The prices of gold declined slightly on Monday after the U.S. dollar index rose by 0.2% against a basket of rival currencies. It made the yellow metal more expensive for investors using other currencies. But gold’s slide was capped by the lingering fears over the continuing surge of new COVID-19 infections around the world and kept the bullion above the psychological price level of $1,800 an ounce.
Spot gold is currently trading at $1,810.19 per ounce as of 0802 GMT.
CMC Markets’ chief strategist Michael McCarthy said that technical indicators suggest that the greenback could strengthen and this is the reason for the slip in gold prices. But he believes that the price of the precious metal is still in the upward trend because some traders and investors are not convinced about the projected V-shaped recovery of the global economy.
Phillip Futures added that gold investors appear to be getting addicted to central banks releasing large stimulus measures that influence their market expectations. But they could be disappointed if central banks notice signs of economic progress or inflation.
According to a Reuters’ rally, there already more than 14.38 million COVID-19 cases around the world and more than 600,000 deaths. In the U.S., new cases continue to surge and total cases have reached 3.7 million. It is almost as many as the number of infections in the next three countries hardest-hit by the pandemic including Brazil, India and Russia.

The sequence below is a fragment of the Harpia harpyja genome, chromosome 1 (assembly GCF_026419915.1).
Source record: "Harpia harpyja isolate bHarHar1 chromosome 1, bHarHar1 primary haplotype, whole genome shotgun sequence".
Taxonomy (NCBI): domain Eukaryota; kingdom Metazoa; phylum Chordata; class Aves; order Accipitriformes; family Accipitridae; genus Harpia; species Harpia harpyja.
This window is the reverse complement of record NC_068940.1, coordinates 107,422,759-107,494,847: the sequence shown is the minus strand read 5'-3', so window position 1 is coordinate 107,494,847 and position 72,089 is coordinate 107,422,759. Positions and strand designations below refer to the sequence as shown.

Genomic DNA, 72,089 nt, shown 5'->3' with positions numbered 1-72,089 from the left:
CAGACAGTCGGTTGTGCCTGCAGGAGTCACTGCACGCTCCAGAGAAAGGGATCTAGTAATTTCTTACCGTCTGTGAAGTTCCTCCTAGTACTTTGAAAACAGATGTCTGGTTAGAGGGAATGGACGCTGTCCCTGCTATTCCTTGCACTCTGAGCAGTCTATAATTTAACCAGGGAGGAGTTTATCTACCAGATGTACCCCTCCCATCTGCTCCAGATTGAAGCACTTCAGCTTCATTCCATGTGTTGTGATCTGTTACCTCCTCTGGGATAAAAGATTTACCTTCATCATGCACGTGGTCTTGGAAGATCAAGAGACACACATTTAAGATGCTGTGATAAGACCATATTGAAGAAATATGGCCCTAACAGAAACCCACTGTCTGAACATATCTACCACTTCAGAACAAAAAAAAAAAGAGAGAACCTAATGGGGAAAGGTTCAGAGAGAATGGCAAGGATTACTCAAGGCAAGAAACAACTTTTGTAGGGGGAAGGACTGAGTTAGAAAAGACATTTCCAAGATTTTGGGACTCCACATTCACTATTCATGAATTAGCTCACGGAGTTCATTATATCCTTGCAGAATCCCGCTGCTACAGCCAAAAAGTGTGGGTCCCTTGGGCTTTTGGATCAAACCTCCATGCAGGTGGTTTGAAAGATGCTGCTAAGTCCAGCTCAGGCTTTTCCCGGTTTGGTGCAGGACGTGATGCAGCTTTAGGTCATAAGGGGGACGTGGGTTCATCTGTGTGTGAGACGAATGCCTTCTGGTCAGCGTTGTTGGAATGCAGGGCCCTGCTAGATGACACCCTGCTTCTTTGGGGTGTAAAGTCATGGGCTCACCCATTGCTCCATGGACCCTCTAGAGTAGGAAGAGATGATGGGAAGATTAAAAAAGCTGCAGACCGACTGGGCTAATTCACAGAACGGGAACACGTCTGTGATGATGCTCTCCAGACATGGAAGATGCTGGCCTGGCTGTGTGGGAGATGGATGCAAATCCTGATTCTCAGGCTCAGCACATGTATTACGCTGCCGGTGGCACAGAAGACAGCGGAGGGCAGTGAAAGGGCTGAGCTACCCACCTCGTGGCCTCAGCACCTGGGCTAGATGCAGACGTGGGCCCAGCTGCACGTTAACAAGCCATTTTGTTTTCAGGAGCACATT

Underscoring the economic impact of the pandemic, Japan’s exports dropped by 26.2% in June compared to the same month of the previous year. In the European Union, leaders are at an impasse over the proposed 740-billion-euro plan to revive their economies hammed by the coronavirus crisis.
In a related development, the U.S. Commodity Futures Trading Commission reported that market speculators have lowered by bullish stance in COMEX gold contracts for the week that ended on July 14.
In physical gold trading, the yellow metal remained out of favor among consumers in China and India last week because of virus fears. But it was in high demand in Japan and Singapore as investors there attempt to hedge their investments.